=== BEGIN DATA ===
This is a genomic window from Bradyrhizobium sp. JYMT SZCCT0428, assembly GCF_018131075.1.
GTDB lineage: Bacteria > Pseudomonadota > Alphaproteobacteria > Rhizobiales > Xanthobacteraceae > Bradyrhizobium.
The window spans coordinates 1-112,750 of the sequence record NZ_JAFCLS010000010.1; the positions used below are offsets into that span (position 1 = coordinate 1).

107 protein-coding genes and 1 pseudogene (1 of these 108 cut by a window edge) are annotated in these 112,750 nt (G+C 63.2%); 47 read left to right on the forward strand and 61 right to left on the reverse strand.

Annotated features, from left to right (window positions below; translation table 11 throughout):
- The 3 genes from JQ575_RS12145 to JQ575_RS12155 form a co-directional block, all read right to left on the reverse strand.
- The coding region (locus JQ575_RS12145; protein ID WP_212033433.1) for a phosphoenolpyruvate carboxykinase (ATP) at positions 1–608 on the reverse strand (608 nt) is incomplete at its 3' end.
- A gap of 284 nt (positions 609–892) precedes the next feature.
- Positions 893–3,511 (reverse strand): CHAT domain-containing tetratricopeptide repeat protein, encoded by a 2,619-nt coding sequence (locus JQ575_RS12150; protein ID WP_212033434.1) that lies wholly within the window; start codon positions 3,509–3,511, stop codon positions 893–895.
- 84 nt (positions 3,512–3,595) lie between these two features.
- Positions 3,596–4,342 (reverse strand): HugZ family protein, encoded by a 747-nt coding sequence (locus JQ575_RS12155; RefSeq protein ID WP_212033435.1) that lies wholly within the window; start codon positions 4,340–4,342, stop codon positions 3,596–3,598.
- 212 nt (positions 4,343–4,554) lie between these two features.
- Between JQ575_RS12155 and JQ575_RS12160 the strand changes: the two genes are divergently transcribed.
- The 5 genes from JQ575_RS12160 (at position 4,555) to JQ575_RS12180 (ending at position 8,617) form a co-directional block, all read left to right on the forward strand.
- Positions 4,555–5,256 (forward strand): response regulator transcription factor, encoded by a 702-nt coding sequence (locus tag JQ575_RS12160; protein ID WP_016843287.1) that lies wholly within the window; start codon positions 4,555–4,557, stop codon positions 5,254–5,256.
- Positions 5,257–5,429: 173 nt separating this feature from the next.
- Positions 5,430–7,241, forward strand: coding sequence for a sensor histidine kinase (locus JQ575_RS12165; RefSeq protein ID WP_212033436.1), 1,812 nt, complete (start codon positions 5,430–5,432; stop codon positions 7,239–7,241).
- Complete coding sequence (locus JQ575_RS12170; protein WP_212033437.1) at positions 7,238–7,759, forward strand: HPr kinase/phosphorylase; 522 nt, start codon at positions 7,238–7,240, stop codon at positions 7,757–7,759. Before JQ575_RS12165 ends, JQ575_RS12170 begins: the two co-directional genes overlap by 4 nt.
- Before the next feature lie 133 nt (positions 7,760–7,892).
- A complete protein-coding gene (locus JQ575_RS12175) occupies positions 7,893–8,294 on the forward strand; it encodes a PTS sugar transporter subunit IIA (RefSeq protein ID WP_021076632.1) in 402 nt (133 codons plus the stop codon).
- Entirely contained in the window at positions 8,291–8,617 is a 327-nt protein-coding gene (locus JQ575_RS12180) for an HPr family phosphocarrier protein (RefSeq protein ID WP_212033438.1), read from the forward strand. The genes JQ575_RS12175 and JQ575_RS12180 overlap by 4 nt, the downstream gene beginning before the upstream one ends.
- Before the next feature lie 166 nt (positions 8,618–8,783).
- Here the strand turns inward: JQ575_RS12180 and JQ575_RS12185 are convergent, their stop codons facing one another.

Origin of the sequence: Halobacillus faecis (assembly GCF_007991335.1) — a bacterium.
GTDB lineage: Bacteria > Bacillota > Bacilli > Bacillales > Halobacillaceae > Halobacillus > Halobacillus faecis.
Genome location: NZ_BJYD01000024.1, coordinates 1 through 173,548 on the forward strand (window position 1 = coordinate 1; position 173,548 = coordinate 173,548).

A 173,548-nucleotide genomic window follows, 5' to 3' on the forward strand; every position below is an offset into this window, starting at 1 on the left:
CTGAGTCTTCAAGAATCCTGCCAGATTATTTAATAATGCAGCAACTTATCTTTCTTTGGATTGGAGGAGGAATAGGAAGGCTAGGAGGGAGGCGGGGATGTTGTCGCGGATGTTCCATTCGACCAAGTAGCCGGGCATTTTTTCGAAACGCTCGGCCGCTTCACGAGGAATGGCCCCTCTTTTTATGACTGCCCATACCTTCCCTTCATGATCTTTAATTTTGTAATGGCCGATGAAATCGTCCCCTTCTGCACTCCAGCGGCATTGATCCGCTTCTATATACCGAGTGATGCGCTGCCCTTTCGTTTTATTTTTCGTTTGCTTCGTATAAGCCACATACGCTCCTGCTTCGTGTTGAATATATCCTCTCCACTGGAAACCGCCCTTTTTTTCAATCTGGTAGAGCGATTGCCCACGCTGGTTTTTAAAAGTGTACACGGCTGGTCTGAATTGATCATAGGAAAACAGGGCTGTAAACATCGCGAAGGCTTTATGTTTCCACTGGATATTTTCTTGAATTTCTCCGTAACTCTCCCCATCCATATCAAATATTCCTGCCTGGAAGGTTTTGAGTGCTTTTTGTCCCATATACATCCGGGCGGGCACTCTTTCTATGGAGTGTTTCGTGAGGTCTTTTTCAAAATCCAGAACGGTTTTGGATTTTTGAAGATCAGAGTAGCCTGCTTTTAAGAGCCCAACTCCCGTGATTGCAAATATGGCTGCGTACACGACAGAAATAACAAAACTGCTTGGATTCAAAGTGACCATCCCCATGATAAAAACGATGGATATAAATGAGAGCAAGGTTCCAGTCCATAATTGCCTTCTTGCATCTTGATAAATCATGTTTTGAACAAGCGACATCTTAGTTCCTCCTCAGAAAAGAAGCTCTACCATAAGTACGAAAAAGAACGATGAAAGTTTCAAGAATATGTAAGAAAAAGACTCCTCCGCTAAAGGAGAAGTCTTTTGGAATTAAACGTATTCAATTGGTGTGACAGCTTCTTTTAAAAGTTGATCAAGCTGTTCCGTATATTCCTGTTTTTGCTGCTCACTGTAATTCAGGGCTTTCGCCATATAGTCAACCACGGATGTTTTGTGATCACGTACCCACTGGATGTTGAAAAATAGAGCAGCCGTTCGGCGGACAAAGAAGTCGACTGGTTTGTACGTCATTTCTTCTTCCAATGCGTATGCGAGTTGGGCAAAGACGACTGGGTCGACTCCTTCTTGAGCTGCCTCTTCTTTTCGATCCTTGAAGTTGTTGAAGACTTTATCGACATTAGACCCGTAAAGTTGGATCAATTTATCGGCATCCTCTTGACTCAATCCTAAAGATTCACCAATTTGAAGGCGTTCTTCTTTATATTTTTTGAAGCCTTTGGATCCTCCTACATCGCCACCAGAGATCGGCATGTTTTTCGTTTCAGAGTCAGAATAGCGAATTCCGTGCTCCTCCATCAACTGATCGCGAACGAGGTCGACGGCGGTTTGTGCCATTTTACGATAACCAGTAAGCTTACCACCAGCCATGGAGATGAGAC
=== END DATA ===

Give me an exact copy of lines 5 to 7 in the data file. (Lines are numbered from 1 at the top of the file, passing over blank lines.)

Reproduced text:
Annotated features, from left to right (window positions below; translation table 11 throughout):
- The 3 genes from JQ575_RS12145 to JQ575_RS12155 form a co-directional block, all read right to left on the reverse strand.
- The coding region (locus JQ575_RS12145; protein ID WP_212033433.1) for a phosphoenolpyruvate carboxykinase (ATP) at positions 1–608 on the reverse strand (608 nt) is incomplete at its 3' end.